America: The Target of All Polyglot Jokes


What do you call a person that speaks three languages?


What do you call a person that speaks two languages?


What do you call a person that speaks one language?


Sigh. The sad thing is we deserve these jokes. In the past few days, I have met handfuls of people who are bilingual, trilingual, quadrilingual, onwards and so forth. I learned that Ziff and Von, guys around my age from Suriname, speak Dutch, Portuguese, French, English, Chinese, and Sranan Tongo, a Creole dialect of Suriname. Fun fact: Suriname is the only Dutch-speaking and one of two non romance-speaking nations in South America. I met a Danish man Anders who speaks Danish, Norwegian, English, French, German, Chinese, and Greek. I met a Norwegian man Bes who speaks Norwegian, Finnish, Bulgarian, Albanian, Serbian, English, and Chinese. It seems every foreign person I run into here at the World Expo speaks at least six different languages!

Yes, I can blame this imbalance on the fact that I didn’t grow up surrounded by several small countries that all speak different languages, but that’s not a good excuse. I’m still at most bilingual, and that’s only if you include my conversational Chinese.  When I get down in the dumps about my language deficiency (yes, I know this is very nerdy of me), I like to read my favorite book- How To Learn Any Language by Barry Farber. After reading this, you will be motivated to jump off the couch and start learning a language right away.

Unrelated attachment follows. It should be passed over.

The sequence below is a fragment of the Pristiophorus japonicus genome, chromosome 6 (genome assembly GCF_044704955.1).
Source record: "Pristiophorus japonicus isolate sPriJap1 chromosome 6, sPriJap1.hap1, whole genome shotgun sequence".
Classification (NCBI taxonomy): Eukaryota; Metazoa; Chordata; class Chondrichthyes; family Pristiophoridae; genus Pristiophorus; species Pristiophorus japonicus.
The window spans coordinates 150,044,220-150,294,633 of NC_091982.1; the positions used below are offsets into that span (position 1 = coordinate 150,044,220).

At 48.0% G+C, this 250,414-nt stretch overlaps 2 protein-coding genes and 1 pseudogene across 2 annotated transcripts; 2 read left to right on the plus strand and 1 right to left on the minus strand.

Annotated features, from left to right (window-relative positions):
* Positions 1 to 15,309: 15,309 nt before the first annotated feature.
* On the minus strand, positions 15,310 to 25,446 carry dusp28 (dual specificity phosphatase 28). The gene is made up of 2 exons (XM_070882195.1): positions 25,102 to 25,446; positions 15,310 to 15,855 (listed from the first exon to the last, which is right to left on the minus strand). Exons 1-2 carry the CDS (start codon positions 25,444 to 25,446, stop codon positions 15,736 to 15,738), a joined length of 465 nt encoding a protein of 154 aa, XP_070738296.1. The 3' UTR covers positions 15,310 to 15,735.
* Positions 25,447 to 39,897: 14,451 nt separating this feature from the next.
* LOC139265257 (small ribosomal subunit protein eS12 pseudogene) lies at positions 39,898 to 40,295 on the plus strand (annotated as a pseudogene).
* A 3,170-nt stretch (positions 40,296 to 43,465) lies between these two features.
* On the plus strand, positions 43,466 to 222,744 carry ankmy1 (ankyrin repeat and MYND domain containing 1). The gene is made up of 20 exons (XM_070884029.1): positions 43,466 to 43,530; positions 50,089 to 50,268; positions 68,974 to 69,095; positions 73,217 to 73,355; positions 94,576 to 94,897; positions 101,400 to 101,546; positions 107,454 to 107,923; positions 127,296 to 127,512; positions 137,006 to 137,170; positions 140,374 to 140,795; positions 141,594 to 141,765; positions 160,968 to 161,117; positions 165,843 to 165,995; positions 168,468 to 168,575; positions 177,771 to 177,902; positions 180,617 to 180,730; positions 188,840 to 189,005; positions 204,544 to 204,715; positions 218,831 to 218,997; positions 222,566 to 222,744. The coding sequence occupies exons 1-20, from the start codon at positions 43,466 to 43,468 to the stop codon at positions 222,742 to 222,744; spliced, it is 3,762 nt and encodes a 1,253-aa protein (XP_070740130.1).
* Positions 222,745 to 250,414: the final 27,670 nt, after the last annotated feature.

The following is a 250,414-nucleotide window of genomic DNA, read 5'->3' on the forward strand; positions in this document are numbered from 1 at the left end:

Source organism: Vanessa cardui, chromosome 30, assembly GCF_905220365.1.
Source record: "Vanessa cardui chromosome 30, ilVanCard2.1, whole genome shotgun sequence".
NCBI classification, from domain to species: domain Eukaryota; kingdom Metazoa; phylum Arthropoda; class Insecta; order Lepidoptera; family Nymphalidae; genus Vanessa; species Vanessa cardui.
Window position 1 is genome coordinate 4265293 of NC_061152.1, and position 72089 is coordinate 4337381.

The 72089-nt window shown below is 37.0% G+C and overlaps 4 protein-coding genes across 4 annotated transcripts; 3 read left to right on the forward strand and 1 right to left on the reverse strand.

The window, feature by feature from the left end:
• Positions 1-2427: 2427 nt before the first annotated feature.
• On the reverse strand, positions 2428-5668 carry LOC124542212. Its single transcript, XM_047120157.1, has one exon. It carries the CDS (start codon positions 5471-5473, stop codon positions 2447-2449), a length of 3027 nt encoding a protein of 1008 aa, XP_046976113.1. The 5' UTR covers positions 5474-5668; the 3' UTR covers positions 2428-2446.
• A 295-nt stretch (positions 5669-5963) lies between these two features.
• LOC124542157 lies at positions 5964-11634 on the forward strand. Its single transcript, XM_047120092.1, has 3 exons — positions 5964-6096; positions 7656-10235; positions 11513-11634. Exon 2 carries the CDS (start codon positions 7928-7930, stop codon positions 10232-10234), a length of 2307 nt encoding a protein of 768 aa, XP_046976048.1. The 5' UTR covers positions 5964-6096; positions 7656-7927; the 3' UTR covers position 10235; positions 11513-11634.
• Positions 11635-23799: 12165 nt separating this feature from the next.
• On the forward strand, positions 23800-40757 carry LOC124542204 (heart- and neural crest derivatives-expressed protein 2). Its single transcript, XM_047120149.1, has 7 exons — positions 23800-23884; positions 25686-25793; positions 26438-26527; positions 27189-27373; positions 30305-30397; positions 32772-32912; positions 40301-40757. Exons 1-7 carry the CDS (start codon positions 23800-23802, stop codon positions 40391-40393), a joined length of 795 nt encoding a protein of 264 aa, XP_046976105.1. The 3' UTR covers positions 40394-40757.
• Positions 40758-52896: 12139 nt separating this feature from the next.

Barry Farber. My polyglot hero. Although Mezzofanti is a close second but more on him later. Barry Farber can speak over 25 languages. After almost failing his Latin class in ninth grade, he went on to teach himself Mandarin Chinese that summer with the help of only a language-help book and some local Chinese navy sailors. He also began studying Italian, Spanish, and French during this same summer vacation and taught himself Norwegian during the next school year. He took Russian classes in college and learned Serbo-Croatian and Indonesian on two separate boat trips to and from the U.S. If that isn’t enough for you, he also knows Yiddish, Swedish, Bulgarian, Korean, Danish, Dutch, Finnish, Bengali, and Portuguese… to name a few.

If you  are interested in languages even a tiny bit, I strongly suggest that you check out his book. Or if you just want to see how amazing he is, check out this interview.

Now on to Mezzofanti. This guy is slightly older-  lived 1774 to 1849- and spoke 38 languages fluently. And that was back in the day! No internet, no telephones, no easily accessible textbooks, no Google translate and no cell phone app phrase books. Joseph Caspar Mezzofanti was so well-known for his language speaking skills that people from all over the world came to Italy to challenge him in their native tongue. How I envy these men so.


  1. It is fascinating to read about people’s ability to learn languages!
    I suppose one needs to have the gift of good memory and also a strong interest in learning…
    I found your post to be interesting and inspiring and wish you good luck in your own language studies.

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